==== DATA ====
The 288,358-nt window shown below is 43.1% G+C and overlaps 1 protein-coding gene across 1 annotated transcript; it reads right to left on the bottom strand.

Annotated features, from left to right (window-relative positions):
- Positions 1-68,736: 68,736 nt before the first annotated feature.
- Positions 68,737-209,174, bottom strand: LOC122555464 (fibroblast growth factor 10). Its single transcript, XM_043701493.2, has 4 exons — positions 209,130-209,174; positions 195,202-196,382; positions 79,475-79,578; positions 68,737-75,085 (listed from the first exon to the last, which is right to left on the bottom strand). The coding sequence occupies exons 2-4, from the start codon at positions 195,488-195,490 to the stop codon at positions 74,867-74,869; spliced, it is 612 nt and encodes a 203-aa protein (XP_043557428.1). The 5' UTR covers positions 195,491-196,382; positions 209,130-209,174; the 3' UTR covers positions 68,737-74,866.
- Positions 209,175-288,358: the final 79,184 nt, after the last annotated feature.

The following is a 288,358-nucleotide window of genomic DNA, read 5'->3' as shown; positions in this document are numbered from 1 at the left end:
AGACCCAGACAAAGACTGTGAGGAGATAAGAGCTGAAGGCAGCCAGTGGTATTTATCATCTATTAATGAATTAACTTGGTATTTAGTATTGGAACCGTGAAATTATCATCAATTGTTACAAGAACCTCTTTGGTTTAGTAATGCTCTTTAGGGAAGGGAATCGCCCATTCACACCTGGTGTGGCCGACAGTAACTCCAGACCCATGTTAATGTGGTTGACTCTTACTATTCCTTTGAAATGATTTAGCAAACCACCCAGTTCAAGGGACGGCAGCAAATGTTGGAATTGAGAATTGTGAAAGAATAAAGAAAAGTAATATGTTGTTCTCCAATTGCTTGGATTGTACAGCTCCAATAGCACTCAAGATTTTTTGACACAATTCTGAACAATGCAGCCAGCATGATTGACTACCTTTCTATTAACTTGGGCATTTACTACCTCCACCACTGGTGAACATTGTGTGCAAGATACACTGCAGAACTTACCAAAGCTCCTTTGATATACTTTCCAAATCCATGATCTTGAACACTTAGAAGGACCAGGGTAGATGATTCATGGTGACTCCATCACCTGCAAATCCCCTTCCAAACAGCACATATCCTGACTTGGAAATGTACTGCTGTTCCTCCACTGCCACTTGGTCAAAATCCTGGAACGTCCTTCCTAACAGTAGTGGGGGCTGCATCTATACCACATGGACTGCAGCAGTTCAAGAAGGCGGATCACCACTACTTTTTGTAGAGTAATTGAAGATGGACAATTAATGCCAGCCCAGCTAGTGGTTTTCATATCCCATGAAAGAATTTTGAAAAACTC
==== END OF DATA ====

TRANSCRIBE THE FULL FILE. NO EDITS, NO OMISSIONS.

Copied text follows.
The 288,358-nt window shown below is 43.1% G+C and overlaps 1 protein-coding gene across 1 annotated transcript; it reads right to left on the bottom strand.

Annotated features, from left to right (window-relative positions):
- Positions 1-68,736: 68,736 nt before the first annotated feature.
- Positions 68,737-209,174, bottom strand: LOC122555464 (fibroblast growth factor 10). Its single transcript, XM_043701493.2, has 4 exons — positions 209,130-209,174; positions 195,202-196,382; positions 79,475-79,578; positions 68,737-75,085 (listed from the first exon to the last, which is right to left on the bottom strand). The coding sequence occupies exons 2-4, from the start codon at positions 195,488-195,490 to the stop codon at positions 74,867-74,869; spliced, it is 612 nt and encodes a 203-aa protein (XP_043557428.1). The 5' UTR covers positions 195,491-196,382; positions 209,130-209,174; the 3' UTR covers positions 68,737-74,866.
- Positions 209,175-288,358: the final 79,184 nt, after the last annotated feature.

The following is a 288,358-nucleotide window of genomic DNA, read 5'->3' as shown; positions in this document are numbered from 1 at the left end:
AGACCCAGACAAAGACTGTGAGGAGATAAGAGCTGAAGGCAGCCAGTGGTATTTATCATCTATTAATGAATTAACTTGGTATTTAGTATTGGAACCGTGAAATTATCATCAATTGTTACAAGAACCTCTTTGGTTTAGTAATGCTCTTTAGGGAAGGGAATCGCCCATTCACACCTGGTGTGGCCGACAGTAACTCCAGACCCATGTTAATGTGGTTGACTCTTACTATTCCTTTGAAATGATTTAGCAAACCACCCAGTTCAAGGGACGGCAGCAAATGTTGGAATTGAGAATTGTGAAAGAATAAAGAAAAGTAATATGTTGTTCTCCAATTGCTTGGATTGTACAGCTCCAATAGCACTCAAGATTTTTTGACACAATTCTGAACAATGCAGCCAGCATGATTGACTACCTTTCTATTAACTTGGGCATTTACTACCTCCACCACTGGTGAACATTGTGTGCAAGATACACTGCAGAACTTACCAAAGCTCCTTTGATATACTTTCCAAATCCATGATCTTGAACACTTAGAAGGACCAGGGTAGATGATTCATGGTGACTCCATCACCTGCAAATCCCCTTCCAAACAGCACATATCCTGACTTGGAAATGTACTGCTGTTCCTCCACTGCCACTTGGTCAAAATCCTGGAACGTCCTTCCTAACAGTAGTGGGGGCTGCATCTATACCACATGGACTGCAGCAGTTCAAGAAGGCGGATCACCACTACTTTTTGTAGAGTAATTGAAGATGGACAATTAATGCCAGCCCAGCTAGTGGTTTTCATATCCCATGAAAGAATTTTGAAAAACTC